MUNICH (Reuters) - The Bundesliga should earn some 4.4 billion euros ($4.95 billion) from domestic broadcast rights for the four years from 2021/22 onwards, the German Football League said on Monday, with Sky awarded the prime package of all Saturday games.
The deals announced on Monday are slightly less lucrative than the existing four-year deal that ends next season. Worth 4.6 billion euros, that was an 85% jump from the previous agreement.
Rampant inflation in the sector has already shown signs of peaking and the value of a three-year deal beginning with the 2019/20 season for the domestic rights for England's Premier League was less than a previous deal.
As well as winning the rights to the Saturday games, Sky, owned by U.S. group Comcast Corp, is the major domestic rights holder under the current deal.
Broadcaster DAZN was awarded all Friday and Sunday matches, marking a big advance on its current deal. Free-to-air broadcaster German TV channel Sat.1 has won the rights to show nine live soccer matches per season.
"We increased our share in the Bundesliga by three times," DAZN manager Thomas de Buhr told Reuters. "This is a milestone for us on our way to becoming the first sports provider in Germany. This package brings us closer to that goal."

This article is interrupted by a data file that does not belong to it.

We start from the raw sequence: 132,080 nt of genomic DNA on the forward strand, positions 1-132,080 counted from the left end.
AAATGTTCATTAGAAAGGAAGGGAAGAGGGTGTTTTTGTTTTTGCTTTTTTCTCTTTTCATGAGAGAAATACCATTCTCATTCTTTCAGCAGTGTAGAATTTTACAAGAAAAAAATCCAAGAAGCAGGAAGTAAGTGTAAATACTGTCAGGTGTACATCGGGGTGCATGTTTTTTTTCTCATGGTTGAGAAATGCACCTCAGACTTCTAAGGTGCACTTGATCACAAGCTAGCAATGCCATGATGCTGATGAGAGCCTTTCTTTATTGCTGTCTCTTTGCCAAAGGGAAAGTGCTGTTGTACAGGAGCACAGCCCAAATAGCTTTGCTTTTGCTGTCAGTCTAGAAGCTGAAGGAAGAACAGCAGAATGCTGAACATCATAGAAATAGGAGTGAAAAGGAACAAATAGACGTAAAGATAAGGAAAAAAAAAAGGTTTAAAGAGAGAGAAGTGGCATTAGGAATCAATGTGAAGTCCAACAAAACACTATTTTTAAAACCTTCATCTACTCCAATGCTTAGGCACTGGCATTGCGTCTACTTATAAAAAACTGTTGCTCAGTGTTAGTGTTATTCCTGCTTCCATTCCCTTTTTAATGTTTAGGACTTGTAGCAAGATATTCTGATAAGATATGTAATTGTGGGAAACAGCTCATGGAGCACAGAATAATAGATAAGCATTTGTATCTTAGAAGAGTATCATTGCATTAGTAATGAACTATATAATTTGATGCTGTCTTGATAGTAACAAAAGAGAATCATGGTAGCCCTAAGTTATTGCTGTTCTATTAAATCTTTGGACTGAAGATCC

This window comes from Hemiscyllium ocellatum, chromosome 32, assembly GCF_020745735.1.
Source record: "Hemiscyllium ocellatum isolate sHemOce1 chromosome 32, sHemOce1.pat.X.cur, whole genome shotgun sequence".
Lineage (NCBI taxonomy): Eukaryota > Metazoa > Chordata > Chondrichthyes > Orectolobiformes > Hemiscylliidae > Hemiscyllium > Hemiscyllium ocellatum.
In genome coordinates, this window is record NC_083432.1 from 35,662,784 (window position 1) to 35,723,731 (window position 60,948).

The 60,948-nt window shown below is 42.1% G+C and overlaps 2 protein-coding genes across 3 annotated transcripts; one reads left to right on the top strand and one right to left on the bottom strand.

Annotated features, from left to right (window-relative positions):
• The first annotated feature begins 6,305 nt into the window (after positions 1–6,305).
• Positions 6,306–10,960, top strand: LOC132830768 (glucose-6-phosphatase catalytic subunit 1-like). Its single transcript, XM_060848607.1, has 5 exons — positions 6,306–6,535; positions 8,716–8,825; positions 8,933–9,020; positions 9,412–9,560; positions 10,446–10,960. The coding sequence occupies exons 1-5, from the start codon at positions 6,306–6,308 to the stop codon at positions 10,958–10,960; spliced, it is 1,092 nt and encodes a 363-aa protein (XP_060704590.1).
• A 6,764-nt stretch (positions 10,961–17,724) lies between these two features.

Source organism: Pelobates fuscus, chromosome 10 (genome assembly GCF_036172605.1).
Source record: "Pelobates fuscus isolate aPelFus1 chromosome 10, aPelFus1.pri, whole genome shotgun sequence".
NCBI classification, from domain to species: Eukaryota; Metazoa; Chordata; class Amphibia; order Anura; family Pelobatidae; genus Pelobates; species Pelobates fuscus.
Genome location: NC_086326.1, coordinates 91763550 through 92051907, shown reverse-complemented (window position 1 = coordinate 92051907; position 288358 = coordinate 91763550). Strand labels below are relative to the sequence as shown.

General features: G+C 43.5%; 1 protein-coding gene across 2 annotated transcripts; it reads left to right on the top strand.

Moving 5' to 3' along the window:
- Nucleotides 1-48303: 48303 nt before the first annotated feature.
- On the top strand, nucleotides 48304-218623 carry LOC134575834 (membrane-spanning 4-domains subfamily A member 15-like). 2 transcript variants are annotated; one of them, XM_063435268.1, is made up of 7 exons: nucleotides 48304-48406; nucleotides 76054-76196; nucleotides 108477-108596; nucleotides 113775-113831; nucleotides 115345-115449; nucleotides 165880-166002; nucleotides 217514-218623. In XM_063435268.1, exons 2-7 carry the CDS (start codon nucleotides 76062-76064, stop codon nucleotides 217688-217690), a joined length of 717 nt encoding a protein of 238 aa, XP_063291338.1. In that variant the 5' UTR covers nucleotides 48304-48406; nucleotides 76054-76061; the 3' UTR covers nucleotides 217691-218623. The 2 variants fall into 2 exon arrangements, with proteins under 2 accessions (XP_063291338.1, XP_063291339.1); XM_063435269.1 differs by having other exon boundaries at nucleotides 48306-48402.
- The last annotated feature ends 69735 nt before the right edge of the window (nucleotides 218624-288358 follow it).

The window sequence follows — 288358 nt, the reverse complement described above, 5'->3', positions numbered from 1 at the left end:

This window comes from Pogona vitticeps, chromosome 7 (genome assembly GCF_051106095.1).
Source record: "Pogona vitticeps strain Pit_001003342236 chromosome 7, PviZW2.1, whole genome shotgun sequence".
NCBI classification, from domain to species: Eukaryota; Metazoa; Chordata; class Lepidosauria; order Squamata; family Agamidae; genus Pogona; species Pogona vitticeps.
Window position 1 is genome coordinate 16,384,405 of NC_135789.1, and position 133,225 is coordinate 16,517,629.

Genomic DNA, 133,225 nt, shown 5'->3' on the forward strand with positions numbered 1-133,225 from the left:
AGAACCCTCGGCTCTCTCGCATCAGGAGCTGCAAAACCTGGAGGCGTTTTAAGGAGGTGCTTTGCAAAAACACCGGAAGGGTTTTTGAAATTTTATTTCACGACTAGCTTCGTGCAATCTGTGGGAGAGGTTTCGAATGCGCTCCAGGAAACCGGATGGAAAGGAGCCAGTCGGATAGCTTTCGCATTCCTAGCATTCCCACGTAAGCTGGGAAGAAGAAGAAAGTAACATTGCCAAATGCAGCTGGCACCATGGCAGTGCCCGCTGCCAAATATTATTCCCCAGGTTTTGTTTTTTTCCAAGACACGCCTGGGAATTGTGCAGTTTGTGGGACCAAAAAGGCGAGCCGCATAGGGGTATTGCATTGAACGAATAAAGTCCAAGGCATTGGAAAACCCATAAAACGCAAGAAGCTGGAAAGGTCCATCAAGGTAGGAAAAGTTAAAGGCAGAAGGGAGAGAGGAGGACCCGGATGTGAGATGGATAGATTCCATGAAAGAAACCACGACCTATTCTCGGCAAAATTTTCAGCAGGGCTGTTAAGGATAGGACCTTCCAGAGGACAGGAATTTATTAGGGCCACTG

The league (DFL) had to delay its tender by more than a month because of the COVID-19 pandemic.
DFL CEO Christian Seifert said the league would receive about 1.1 billion per year from the deals for the 18 different domestic rights packages announced on Monday.
"No company will have all the live rights for the Bundesliga," Seifert told a virtual news conference.
"It was for everyone involved, an unusual situation and I think we achieved a decent result. It is a good result that gives us security in our planning."
($1 = 0.8917 euros)
(Reporting by Alexander Hübner; Writing by Karolos Grohmann; Editing by Ed Osmond and Barbara Lewis)